The Valencia Ptolemy is a lavish manuscript of the Latin translation of the Geography by the ancient Roman polymath Ptolemy. The codex was produced on the Italian peninsula before 1477. Divided into eight books, the text describes the regions and peoples of Europe, Africa, and Asia and offers a catalog of places with their latitudes and longitudes. The second half of the manuscript is dominated by twenty-seven maps of stunning beauty, most of which occupy two facing pages of the large book.
The manuscript includes all the maps of Ptolemy's original treatise: a mappa mundi (fols. 55v-56r), ten regional maps of Europe (fols. 57v-76r), four maps of North Africa (fols. 77v-84r), and twelve regional maps of Asia (fols. 85v-107v).
Glorious Azure and Precious Metals
The maps of the Valencia Ptolemy glow with their golden frames and with water rendered in deep blue. The names of oceans and other major bodies of water appear in gold and silver Square Capitals, with more labels in white against the rich blue of the water. The land masses are the color of the unpainted parchment, and the mountains are painted a muddy yellow color, with contours indicated in brown and green.
The mappa mundi of the Valencia manuscript, presented in conical projection, features representations of the twelve winds as the heads of infants with curly locks and puffed-out cheeks blowing horns in a blue sky with wispy clouds.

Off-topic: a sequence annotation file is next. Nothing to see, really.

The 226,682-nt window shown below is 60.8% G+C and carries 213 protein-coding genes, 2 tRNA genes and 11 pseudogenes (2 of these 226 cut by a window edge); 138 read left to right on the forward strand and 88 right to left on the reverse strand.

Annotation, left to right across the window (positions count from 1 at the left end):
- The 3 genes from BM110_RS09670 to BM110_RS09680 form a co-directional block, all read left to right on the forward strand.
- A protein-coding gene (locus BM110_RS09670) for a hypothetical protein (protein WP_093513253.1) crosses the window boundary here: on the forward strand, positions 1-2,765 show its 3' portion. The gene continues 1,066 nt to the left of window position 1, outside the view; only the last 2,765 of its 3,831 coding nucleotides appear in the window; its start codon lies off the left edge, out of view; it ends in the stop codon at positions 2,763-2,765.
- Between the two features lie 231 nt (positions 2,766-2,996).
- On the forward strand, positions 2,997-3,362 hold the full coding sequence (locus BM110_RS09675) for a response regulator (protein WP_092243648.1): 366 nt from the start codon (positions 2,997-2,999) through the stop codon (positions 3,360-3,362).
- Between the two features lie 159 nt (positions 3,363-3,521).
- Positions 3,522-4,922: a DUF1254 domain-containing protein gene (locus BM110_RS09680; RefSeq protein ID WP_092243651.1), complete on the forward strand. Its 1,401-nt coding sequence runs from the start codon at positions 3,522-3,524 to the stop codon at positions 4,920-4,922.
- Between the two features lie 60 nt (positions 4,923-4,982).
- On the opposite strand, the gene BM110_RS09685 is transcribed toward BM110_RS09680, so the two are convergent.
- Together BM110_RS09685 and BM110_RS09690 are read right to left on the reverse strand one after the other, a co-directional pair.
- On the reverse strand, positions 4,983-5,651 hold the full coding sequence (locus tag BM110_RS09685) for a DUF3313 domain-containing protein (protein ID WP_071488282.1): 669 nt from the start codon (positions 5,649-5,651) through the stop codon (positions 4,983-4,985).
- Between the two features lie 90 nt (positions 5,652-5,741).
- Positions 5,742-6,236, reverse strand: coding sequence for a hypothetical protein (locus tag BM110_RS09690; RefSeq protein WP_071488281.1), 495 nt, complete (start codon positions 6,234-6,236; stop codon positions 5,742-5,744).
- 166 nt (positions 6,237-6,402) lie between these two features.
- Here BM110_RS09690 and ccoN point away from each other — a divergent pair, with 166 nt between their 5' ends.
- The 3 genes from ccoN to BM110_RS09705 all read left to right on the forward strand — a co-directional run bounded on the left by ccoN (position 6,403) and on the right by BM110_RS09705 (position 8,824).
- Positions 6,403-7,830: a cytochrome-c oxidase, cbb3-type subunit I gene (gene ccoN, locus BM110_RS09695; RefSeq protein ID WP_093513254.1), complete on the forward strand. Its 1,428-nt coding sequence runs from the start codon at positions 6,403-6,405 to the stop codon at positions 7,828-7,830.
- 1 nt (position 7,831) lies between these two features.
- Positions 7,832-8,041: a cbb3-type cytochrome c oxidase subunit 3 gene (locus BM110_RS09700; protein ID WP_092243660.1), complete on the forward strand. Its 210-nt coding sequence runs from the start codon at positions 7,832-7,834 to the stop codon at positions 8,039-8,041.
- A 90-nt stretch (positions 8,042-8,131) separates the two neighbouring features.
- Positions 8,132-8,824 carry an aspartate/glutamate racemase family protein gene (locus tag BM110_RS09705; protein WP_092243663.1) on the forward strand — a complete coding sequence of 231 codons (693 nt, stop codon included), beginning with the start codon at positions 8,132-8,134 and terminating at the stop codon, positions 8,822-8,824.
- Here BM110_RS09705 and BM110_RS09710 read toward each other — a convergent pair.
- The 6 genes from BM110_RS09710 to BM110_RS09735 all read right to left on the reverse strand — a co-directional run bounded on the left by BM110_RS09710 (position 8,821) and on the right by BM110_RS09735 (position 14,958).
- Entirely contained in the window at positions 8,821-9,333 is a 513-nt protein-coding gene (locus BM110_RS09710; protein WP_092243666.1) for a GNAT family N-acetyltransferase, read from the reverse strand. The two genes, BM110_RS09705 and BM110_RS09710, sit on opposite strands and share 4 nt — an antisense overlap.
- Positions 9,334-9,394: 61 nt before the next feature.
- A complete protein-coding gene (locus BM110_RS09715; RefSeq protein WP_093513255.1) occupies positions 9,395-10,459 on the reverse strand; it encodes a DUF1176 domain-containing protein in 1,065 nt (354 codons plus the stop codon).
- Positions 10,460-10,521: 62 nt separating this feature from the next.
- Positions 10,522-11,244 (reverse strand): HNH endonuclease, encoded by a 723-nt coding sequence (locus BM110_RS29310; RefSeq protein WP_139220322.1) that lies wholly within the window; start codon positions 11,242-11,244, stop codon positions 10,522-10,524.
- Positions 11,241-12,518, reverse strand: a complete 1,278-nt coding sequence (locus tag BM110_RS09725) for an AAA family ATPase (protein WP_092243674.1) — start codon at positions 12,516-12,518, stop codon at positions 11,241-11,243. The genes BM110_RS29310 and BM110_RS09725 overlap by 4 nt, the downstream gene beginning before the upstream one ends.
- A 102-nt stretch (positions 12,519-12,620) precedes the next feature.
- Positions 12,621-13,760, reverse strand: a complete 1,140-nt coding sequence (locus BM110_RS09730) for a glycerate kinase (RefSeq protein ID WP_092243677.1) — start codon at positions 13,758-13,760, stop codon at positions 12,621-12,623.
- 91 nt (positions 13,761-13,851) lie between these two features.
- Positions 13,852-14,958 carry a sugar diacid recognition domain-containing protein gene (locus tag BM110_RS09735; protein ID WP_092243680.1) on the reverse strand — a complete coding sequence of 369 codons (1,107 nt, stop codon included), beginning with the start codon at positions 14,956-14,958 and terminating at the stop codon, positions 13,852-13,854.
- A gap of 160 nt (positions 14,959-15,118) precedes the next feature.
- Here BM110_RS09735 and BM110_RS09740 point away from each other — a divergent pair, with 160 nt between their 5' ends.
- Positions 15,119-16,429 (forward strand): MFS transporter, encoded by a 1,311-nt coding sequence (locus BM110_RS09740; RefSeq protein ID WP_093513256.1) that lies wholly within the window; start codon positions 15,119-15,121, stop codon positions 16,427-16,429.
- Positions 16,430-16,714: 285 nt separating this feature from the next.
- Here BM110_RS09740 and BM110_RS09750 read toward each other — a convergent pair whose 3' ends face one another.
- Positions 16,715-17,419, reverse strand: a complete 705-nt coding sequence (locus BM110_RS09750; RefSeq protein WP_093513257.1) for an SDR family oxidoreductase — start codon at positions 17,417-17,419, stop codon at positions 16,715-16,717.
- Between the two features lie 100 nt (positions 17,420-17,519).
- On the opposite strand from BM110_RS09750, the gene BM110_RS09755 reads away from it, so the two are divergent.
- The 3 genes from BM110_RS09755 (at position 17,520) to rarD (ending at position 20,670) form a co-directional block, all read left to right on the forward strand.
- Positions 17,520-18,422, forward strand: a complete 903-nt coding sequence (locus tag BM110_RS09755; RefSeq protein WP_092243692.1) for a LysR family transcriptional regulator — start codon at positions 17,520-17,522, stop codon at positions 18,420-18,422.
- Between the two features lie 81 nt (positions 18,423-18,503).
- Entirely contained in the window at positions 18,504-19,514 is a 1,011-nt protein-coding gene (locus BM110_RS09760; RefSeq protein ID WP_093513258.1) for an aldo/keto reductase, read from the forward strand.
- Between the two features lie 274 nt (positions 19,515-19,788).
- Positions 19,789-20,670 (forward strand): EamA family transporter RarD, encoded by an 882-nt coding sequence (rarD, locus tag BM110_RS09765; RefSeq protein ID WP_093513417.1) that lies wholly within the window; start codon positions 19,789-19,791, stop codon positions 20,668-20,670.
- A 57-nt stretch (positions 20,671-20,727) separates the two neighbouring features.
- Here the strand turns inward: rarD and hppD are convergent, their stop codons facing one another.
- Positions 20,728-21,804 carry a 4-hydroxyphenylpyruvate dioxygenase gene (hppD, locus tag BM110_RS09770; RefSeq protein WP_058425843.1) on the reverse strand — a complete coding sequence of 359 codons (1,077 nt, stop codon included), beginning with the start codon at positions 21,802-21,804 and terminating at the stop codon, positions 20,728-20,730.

The regional maps are all in trapezoidal projection. Only the last map of Asia, showing Sri Lanka (labeled Taprobana insula) is confined to a single page (fol. 107v).
Indicated along the edges of the maps of the Valencia Ptolemy are the degrees of latitude and longitude; the maps thus can be used in conjunction with the catalogs of place names in the manuscript's text. Places are marked by a large gold or silver dot accompanied by the name written in black or red ink. Regional borders appear as dotted brown lines highlighted with colored washes. The regions are also labeled.
A Text with a Distinguished Pedigree
Ptolemy composed his Geography in Greek in the second century CE, correcting many errors of his predecessors. Jacopo D'Angelo translated the original Greek into Latin under the title Cosmographia, dedicating his translation to the Antipope Alexander V (d. 1410).
A Learned Maker
A Benedictine monk in his native Germany, Nicolaus Germanus relocated to Italy around 1464 and trained as a geographer. The Valencia Ptolemy is one of many maps and atlases he prepared for Italian princes. As the most reliable body of geographical information to survive from Greco-Roman antiquity, Ptolemy's text was prized by Italian humanists.
Early in its history, the Valencia Ptolemy came into the possession of Ferdinand of Aragon (1488-1550), Duke of Calabria. Ferdinand gave the book to the monastery he had founded in Valencia in 1545, San Miguel de los Reyes, whence it found its way into the Biblioteca Histórica. The current binding, dating from 1973, incorporates the remains of the manuscript's fifteenth-century leather covering.